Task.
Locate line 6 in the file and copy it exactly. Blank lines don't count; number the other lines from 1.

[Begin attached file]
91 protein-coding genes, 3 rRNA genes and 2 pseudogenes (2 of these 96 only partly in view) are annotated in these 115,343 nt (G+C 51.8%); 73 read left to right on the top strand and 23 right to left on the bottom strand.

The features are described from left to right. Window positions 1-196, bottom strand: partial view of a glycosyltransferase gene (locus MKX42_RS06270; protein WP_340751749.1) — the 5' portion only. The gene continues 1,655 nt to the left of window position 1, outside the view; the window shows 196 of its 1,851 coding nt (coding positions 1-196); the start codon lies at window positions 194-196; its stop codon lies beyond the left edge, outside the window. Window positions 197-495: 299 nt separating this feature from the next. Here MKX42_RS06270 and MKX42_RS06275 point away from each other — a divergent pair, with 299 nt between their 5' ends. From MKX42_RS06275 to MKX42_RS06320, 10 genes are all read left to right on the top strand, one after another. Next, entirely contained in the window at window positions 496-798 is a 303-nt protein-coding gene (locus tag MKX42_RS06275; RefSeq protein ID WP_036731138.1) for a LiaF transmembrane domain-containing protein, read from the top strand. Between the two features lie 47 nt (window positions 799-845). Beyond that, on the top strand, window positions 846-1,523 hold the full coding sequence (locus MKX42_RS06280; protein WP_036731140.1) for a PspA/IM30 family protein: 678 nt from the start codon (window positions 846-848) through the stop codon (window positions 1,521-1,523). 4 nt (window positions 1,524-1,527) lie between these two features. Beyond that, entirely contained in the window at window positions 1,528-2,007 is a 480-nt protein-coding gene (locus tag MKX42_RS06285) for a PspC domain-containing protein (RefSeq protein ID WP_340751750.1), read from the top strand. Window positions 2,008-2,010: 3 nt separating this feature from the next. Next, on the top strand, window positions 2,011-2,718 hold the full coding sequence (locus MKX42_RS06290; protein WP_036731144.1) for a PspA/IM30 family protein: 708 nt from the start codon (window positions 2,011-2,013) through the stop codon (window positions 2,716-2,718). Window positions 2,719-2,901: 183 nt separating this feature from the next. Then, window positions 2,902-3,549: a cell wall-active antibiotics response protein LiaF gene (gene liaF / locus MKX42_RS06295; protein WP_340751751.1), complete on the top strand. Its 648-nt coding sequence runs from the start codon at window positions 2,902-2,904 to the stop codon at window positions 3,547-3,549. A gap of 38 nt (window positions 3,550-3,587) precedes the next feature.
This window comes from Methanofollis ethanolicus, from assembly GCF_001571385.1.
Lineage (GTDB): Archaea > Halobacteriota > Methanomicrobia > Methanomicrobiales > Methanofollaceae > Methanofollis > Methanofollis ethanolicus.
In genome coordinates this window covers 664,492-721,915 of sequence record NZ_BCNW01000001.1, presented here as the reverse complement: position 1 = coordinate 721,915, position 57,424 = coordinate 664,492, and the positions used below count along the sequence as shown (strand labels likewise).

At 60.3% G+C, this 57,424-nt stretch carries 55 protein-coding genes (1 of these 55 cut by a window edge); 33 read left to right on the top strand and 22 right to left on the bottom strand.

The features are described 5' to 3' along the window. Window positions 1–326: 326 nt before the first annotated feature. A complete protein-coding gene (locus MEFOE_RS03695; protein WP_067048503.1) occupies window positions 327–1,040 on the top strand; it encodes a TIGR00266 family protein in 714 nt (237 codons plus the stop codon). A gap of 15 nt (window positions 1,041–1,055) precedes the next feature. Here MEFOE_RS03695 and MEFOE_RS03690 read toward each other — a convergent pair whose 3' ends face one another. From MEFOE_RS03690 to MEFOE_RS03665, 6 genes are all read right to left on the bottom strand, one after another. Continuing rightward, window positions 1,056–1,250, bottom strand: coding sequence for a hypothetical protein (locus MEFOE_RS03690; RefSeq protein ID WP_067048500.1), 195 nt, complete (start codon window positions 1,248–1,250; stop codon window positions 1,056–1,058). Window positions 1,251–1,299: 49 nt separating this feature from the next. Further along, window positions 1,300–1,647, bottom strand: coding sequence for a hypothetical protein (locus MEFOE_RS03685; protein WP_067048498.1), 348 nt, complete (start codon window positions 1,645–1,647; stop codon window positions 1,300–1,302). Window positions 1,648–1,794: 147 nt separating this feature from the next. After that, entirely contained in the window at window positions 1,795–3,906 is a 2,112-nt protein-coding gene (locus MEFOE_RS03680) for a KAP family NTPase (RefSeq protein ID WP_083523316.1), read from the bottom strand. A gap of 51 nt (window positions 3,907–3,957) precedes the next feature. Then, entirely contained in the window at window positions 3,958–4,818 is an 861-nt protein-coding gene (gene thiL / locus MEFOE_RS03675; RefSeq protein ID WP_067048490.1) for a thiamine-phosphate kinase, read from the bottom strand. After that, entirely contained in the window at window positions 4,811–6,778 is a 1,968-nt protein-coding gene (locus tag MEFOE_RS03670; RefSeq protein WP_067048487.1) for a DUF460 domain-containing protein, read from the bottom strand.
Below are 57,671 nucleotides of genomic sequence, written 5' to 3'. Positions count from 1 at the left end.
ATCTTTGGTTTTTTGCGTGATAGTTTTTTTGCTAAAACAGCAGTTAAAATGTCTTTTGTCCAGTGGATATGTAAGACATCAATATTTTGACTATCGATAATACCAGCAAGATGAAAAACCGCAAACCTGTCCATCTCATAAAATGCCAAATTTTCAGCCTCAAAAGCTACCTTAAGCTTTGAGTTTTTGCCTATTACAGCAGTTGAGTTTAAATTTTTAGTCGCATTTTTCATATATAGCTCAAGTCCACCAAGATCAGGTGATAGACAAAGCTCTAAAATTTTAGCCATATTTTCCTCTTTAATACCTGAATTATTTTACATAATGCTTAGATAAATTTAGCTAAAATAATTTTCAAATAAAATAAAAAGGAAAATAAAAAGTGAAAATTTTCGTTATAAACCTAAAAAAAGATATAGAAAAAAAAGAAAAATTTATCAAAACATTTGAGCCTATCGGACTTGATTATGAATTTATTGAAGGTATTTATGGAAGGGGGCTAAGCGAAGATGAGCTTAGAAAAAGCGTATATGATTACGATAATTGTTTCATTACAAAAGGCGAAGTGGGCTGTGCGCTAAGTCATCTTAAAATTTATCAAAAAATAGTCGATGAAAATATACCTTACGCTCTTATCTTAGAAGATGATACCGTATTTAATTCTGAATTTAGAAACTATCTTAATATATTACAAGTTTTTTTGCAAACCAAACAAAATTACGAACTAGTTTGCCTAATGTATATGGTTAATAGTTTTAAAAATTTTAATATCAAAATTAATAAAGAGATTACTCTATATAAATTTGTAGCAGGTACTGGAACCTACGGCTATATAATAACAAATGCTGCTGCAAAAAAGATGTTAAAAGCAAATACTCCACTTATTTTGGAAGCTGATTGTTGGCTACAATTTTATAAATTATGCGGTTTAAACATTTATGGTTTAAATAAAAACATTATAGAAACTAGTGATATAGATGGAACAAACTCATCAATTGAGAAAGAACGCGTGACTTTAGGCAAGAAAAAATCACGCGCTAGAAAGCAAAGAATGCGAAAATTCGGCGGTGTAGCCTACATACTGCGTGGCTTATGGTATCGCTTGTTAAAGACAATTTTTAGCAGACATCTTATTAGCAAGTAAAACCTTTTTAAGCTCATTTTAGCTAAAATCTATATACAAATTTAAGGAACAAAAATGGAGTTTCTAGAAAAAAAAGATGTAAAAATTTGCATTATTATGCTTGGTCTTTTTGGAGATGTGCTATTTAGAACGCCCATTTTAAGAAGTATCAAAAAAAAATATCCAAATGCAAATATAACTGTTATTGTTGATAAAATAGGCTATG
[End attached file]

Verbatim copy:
At 60.3% G+C, this 57,424-nt stretch carries 55 protein-coding genes (1 of these 55 cut by a window edge); 33 read left to right on the top strand and 22 right to left on the bottom strand.